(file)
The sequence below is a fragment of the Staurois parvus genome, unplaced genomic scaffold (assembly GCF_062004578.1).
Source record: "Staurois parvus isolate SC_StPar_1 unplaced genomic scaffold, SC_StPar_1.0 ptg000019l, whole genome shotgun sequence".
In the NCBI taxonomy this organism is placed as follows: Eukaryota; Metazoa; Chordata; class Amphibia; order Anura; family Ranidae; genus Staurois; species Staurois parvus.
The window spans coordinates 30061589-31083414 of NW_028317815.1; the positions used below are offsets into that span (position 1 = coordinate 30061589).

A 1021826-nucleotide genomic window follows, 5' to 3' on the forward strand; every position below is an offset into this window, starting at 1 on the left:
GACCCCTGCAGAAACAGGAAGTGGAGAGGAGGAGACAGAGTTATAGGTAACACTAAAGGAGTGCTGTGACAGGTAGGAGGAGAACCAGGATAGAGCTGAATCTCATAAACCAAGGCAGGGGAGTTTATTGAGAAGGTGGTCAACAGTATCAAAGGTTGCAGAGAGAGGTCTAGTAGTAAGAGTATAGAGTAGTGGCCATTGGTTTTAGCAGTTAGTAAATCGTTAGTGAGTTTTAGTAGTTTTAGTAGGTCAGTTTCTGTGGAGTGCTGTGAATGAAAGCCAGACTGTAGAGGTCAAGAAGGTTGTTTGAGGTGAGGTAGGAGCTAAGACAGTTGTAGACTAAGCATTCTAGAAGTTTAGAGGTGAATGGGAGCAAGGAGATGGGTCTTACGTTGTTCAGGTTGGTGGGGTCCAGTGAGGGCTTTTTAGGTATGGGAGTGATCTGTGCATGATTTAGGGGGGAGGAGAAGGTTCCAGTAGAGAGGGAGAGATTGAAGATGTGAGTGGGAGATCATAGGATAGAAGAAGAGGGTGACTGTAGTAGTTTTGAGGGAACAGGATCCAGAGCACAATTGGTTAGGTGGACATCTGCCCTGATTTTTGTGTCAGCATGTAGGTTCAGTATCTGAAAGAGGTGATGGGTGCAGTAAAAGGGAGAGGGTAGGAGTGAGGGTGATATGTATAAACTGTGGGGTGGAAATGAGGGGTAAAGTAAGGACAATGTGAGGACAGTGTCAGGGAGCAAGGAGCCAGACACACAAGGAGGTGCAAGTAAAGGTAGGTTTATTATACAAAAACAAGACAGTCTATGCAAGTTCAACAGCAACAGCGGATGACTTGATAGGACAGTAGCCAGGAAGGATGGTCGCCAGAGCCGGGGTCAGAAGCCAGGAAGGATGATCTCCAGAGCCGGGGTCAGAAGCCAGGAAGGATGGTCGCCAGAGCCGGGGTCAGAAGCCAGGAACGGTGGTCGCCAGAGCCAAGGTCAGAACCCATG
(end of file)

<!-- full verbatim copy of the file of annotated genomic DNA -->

The sequence below is a fragment of the Staurois parvus genome, unplaced genomic scaffold (assembly GCF_062004578.1).
Source record: "Staurois parvus isolate SC_StPar_1 unplaced genomic scaffold, SC_StPar_1.0 ptg000019l, whole genome shotgun sequence".
In the NCBI taxonomy this organism is placed as follows: Eukaryota; Metazoa; Chordata; class Amphibia; order Anura; family Ranidae; genus Staurois; species Staurois parvus.
The window spans coordinates 30061589-31083414 of NW_028317815.1; the positions used below are offsets into that span (position 1 = coordinate 30061589).

A 1021826-nucleotide genomic window follows, 5' to 3' on the forward strand; every position below is an offset into this window, starting at 1 on the left:
GACCCCTGCAGAAACAGGAAGTGGAGAGGAGGAGACAGAGTTATAGGTAACACTAAAGGAGTGCTGTGACAGGTAGGAGGAGAACCAGGATAGAGCTGAATCTCATAAACCAAGGCAGGGGAGTTTATTGAGAAGGTGGTCAACAGTATCAAAGGTTGCAGAGAGAGGTCTAGTAGTAAGAGTATAGAGTAGTGGCCATTGGTTTTAGCAGTTAGTAAATCGTTAGTGAGTTTTAGTAGTTTTAGTAGGTCAGTTTCTGTGGAGTGCTGTGAATGAAAGCCAGACTGTAGAGGTCAAGAAGGTTGTTTGAGGTGAGGTAGGAGCTAAGACAGTTGTAGACTAAGCATTCTAGAAGTTTAGAGGTGAATGGGAGCAAGGAGATGGGTCTTACGTTGTTCAGGTTGGTGGGGTCCAGTGAGGGCTTTTTAGGTATGGGAGTGATCTGTGCATGATTTAGGGGGGAGGAGAAGGTTCCAGTAGAGAGGGAGAGATTGAAGATGTGAGTGGGAGATCATAGGATAGAAGAAGAGGGTGACTGTAGTAGTTTTGAGGGAACAGGATCCAGAGCACAATTGGTTAGGTGGACATCTGCCCTGATTTTTGTGTCAGCATGTAGGTTCAGTATCTGAAAGAGGTGATGGGTGCAGTAAAAGGGAGAGGGTAGGAGTGAGGGTGATATGTATAAACTGTGGGGTGGAAATGAGGGGTAAAGTAAGGACAATGTGAGGACAGTGTCAGGGAGCAAGGAGCCAGACACACAAGGAGGTGCAAGTAAAGGTAGGTTTATTATACAAAAACAAGACAGTCTATGCAAGTTCAACAGCAACAGCGGATGACTTGATAGGACAGTAGCCAGGAAGGATGGTCGCCAGAGCCGGGGTCAGAAGCCAGGAAGGATGATCTCCAGAGCCGGGGTCAGAAGCCAGGAAGGATGGTCGCCAGAGCCGGGGTCAGAAGCCAGGAACGGTGGTCGCCAGAGCCAAGGTCAGAACCCATG